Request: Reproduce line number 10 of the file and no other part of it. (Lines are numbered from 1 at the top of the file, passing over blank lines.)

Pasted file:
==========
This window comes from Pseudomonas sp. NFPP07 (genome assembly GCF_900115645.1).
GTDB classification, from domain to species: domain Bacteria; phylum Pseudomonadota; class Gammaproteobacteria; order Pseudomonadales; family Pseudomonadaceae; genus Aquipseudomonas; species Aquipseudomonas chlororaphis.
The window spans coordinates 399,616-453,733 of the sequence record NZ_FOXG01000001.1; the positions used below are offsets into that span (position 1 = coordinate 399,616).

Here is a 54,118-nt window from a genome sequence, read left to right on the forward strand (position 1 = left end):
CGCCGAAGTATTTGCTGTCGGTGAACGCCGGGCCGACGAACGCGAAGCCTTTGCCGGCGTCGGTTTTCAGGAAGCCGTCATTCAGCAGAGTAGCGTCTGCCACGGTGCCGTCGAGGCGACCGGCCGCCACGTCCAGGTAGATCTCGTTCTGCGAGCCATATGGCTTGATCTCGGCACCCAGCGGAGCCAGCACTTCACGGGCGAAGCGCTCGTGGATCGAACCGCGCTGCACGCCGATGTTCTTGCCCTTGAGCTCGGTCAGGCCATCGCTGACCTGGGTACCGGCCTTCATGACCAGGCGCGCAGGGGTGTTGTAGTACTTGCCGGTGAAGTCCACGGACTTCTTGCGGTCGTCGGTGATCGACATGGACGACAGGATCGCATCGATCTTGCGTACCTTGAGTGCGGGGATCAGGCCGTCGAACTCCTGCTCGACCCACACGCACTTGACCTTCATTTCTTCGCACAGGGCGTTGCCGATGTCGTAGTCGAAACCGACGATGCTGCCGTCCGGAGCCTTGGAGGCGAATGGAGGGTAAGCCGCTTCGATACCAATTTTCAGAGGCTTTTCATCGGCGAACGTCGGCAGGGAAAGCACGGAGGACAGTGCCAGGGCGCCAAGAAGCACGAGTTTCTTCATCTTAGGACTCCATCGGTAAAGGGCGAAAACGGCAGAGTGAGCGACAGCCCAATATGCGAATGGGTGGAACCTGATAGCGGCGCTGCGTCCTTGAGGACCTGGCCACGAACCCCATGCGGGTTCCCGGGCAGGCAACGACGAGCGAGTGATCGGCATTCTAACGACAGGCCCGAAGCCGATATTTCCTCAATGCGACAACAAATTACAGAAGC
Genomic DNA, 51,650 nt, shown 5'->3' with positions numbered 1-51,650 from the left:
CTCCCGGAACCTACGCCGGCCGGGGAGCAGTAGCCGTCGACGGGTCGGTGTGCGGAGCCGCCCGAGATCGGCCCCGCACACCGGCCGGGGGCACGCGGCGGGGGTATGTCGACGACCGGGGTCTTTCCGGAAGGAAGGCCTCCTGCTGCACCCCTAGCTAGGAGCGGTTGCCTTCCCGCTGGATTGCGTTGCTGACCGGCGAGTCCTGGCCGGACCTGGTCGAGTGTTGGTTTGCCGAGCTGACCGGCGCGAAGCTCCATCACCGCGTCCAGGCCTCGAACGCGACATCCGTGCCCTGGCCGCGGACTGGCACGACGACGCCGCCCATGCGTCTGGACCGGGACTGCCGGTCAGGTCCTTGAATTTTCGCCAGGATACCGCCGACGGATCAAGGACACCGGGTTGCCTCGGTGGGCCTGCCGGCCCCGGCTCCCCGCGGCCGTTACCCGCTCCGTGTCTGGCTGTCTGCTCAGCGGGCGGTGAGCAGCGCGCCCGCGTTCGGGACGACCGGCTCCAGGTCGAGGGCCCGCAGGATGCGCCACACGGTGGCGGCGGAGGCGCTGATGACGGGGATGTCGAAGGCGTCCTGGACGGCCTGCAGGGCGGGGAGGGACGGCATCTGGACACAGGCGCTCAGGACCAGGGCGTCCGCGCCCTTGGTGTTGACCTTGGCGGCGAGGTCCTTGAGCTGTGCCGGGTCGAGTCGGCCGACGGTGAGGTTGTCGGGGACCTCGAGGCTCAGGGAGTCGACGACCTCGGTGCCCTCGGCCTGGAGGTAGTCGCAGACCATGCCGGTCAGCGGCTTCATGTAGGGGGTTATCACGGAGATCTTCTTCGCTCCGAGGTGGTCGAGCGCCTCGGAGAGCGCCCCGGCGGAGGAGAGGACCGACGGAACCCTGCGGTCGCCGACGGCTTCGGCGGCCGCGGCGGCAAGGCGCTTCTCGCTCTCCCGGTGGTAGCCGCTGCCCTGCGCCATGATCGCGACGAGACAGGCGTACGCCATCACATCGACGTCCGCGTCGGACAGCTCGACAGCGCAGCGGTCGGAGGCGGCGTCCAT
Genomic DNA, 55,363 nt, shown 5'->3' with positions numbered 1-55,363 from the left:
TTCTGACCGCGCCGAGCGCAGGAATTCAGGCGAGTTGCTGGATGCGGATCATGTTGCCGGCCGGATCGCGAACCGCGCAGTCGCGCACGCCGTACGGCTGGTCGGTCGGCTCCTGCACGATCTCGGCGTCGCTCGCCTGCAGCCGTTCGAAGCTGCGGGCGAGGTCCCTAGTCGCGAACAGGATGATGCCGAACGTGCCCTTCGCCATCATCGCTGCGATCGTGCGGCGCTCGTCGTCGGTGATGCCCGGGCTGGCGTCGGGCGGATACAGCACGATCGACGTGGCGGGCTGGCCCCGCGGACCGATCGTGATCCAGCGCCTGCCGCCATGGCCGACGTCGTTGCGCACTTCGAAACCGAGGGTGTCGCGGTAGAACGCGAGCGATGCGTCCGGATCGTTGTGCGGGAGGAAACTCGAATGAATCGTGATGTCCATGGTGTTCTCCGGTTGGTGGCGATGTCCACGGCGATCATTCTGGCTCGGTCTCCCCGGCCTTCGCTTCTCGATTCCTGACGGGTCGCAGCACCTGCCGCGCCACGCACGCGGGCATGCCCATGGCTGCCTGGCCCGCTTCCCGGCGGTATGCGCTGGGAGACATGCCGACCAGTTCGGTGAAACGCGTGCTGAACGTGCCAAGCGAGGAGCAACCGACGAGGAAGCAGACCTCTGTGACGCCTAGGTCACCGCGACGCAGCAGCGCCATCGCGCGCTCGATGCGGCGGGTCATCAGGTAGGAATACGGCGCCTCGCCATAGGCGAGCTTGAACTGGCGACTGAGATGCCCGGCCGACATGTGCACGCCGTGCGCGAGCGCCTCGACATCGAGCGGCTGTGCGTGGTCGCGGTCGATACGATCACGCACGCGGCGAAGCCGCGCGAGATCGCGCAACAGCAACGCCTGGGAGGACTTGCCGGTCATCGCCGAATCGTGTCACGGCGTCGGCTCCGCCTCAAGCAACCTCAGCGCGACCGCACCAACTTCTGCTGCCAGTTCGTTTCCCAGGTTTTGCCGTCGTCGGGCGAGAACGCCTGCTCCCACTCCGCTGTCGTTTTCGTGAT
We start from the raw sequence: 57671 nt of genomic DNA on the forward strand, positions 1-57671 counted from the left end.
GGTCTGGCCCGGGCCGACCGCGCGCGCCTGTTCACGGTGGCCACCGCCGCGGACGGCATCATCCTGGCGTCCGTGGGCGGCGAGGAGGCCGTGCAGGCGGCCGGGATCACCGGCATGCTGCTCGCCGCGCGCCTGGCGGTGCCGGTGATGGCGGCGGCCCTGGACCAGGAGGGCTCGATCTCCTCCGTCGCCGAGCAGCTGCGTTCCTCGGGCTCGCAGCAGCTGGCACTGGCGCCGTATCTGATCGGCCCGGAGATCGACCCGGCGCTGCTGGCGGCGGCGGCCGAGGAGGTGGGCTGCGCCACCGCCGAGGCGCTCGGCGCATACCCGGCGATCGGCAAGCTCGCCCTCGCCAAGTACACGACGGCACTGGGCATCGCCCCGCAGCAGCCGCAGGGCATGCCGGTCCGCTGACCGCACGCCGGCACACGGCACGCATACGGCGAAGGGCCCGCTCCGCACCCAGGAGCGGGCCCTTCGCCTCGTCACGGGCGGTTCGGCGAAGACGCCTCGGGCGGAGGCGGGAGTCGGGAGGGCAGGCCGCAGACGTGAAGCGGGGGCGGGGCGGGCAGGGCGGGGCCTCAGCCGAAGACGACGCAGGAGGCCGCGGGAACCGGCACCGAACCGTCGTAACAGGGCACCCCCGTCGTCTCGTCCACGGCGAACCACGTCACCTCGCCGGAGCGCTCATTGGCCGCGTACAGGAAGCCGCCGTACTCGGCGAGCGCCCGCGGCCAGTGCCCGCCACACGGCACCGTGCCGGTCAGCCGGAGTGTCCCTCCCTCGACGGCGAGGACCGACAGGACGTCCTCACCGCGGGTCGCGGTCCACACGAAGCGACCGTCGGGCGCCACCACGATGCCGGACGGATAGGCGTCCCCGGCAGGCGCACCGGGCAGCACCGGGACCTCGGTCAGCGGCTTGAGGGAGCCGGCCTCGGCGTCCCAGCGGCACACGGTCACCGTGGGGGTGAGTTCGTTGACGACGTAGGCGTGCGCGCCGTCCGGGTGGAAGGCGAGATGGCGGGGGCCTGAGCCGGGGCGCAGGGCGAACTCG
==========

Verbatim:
We start from the raw sequence: 57671 nt of genomic DNA on the forward strand, positions 1-57671 counted from the left end.